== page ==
Gov. Pete Ricketts has signed adjustments to the two-year $8.8 billion state budget into law.
Ricketts made no line-item vetoes to the three budget bills.
Legislators this session faced altering the two-year state budget they approved last year to adjust to declining state revenue as well as increased costs. State revenue has fallen approximately $175 million short of expectations. The cost of delivering child welfare services has risen by more than $55 million.
This year’s main budget bill, LB 944e, cuts state agencies 2% both this fiscal year and next fiscal year. It cuts the University of Nebraska and higher education by 2% this fiscal year and 1% next fiscal year.
It took some time for the legislature to approve the budget this session, but that had nothing to do with the cuts.
Controversy engulfed the budget when Gov. Ricketts inserted language restricting the use of federal family planning funds. The language directs the money only to clinics which provide family planning services without performing abortions, effectively carving Planned Parenthood out of the budget. Supporters had to overcome a filibuster which derailed approval of the budget twice. It passed only when a handful of legislators negotiated a compromise, which changed the language, but left the restrictions in place.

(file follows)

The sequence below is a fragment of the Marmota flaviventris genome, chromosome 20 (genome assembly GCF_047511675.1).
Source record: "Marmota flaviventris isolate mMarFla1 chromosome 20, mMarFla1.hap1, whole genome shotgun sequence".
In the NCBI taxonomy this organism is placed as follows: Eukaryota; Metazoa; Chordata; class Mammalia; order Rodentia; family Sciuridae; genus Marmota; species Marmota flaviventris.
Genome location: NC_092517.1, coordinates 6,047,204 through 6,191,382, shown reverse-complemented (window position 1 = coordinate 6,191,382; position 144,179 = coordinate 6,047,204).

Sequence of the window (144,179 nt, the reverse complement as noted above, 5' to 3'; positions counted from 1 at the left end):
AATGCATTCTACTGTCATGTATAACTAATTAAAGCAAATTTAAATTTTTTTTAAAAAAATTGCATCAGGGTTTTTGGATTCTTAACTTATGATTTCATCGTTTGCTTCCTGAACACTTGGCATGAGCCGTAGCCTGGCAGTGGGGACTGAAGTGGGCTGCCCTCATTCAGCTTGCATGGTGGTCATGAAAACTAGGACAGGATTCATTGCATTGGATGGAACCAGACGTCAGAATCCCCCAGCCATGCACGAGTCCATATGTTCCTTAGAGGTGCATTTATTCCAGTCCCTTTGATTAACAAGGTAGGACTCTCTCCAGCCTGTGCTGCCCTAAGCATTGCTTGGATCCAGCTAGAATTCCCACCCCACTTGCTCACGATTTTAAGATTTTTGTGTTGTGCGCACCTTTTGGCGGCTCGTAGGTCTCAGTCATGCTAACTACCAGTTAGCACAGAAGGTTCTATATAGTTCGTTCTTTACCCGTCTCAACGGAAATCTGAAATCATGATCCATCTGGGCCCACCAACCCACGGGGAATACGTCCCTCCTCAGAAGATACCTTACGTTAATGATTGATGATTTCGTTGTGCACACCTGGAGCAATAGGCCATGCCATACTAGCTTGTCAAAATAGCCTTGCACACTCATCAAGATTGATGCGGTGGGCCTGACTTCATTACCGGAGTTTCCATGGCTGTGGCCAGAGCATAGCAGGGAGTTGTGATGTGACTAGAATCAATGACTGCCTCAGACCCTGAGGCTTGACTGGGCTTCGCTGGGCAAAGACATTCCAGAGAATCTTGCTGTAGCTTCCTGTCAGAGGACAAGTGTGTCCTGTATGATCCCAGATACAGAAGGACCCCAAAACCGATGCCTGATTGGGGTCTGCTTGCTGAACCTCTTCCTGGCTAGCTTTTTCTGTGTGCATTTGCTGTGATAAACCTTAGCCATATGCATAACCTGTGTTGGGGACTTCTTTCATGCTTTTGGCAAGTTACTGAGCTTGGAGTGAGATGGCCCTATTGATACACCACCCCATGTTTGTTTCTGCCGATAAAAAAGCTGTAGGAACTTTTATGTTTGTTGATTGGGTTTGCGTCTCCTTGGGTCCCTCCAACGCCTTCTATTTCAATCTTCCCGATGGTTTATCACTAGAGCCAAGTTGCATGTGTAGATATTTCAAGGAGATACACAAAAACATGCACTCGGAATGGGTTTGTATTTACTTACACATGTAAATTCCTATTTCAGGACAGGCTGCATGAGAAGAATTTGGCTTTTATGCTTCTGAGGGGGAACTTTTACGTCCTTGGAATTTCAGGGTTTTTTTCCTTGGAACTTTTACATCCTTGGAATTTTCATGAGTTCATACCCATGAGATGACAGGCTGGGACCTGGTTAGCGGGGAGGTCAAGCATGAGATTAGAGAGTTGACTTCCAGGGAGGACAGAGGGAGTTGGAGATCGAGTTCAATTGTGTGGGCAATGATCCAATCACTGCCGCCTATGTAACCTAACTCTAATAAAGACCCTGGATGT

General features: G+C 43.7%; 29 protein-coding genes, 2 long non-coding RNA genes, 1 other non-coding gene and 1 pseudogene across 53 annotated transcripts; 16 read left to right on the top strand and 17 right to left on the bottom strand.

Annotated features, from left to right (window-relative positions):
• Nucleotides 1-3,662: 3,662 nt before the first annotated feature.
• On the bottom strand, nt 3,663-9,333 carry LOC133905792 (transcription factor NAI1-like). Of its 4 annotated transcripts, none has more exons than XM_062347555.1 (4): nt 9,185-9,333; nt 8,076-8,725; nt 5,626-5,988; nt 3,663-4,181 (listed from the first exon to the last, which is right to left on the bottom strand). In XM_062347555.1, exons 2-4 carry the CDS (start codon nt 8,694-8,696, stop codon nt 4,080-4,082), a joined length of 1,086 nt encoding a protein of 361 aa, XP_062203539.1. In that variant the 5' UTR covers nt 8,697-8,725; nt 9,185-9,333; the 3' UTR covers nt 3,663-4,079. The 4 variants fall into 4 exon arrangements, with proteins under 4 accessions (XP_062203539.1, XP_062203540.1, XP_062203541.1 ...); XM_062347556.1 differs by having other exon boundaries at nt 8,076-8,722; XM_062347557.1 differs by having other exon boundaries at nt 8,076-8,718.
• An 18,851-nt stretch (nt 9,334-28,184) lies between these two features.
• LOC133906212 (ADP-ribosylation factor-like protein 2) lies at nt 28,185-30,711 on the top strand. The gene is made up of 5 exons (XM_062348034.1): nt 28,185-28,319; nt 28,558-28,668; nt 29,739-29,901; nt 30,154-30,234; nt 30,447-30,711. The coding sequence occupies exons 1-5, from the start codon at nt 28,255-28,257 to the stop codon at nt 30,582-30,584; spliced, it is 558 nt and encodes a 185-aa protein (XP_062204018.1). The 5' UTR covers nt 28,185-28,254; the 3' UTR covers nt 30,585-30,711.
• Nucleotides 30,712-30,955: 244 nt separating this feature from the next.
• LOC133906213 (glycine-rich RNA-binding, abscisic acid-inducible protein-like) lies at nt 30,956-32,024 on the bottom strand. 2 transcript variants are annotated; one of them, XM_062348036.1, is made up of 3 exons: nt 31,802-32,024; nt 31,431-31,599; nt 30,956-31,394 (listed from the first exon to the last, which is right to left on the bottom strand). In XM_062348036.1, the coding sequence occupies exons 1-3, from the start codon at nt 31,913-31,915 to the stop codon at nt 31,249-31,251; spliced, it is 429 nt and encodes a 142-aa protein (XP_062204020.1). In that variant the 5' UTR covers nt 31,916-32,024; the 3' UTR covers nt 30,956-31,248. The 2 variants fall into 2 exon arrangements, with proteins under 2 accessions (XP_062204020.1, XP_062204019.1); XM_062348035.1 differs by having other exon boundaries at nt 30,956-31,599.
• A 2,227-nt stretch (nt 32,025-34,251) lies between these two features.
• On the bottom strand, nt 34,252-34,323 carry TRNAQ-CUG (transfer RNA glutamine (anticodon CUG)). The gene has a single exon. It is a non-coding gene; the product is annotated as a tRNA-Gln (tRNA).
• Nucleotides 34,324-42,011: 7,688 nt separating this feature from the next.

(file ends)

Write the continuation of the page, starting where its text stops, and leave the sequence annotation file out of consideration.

Nebraska distributes $1.9 million in Title X funding to 42 clinics throughout the state, three run by Planned Parenthood. The clinics serve 28,000 poor Nebraskans, mostly women.
Gov. Ricketts issued the following statement on the budget:
“The budget adjustments I have signed help to further control state spending. Together, the Legislature and I successfully reduced the rate of spending growth by over 90 percent in the last three years. Additionally, these bills contain important new budget language, which ensures that Title X taxpayer dollars do not fund abortion services, including abortion referrals, at any clinic in Nebraska. Thank you to Speaker Scheer and Chairman Stinner for their leadership in guiding these adjustments through the legislative process.”